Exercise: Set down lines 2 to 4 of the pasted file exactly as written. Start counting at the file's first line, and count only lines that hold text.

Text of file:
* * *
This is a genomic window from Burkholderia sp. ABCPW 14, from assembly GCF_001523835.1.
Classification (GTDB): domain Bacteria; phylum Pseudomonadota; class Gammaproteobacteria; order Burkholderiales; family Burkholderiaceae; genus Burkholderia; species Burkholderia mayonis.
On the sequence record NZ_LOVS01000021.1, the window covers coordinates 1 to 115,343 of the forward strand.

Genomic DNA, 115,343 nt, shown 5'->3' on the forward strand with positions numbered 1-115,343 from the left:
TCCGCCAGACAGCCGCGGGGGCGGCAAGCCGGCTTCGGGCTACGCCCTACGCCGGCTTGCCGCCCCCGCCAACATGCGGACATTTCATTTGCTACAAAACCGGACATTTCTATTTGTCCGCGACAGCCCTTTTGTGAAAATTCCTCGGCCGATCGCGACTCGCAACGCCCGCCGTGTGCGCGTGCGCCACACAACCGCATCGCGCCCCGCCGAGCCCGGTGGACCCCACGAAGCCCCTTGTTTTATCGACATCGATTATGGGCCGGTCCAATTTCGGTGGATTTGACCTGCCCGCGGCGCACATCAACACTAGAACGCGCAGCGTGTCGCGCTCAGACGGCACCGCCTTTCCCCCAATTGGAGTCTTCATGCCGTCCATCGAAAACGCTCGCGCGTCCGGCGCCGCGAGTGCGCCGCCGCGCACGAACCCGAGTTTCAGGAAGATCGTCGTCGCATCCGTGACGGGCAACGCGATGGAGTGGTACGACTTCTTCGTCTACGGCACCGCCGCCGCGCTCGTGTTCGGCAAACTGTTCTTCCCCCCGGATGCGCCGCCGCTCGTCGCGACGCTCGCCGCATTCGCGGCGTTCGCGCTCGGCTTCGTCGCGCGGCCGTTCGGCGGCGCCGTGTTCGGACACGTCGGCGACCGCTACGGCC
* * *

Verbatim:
Classification (GTDB): domain Bacteria; phylum Pseudomonadota; class Gammaproteobacteria; order Burkholderiales; family Burkholderiaceae; genus Burkholderia; species Burkholderia mayonis.
On the sequence record NZ_LOVS01000021.1, the window covers coordinates 1 to 115,343 of the forward strand.

Genomic DNA, 115,343 nt, shown 5'->3' on the forward strand with positions numbered 1-115,343 from the left: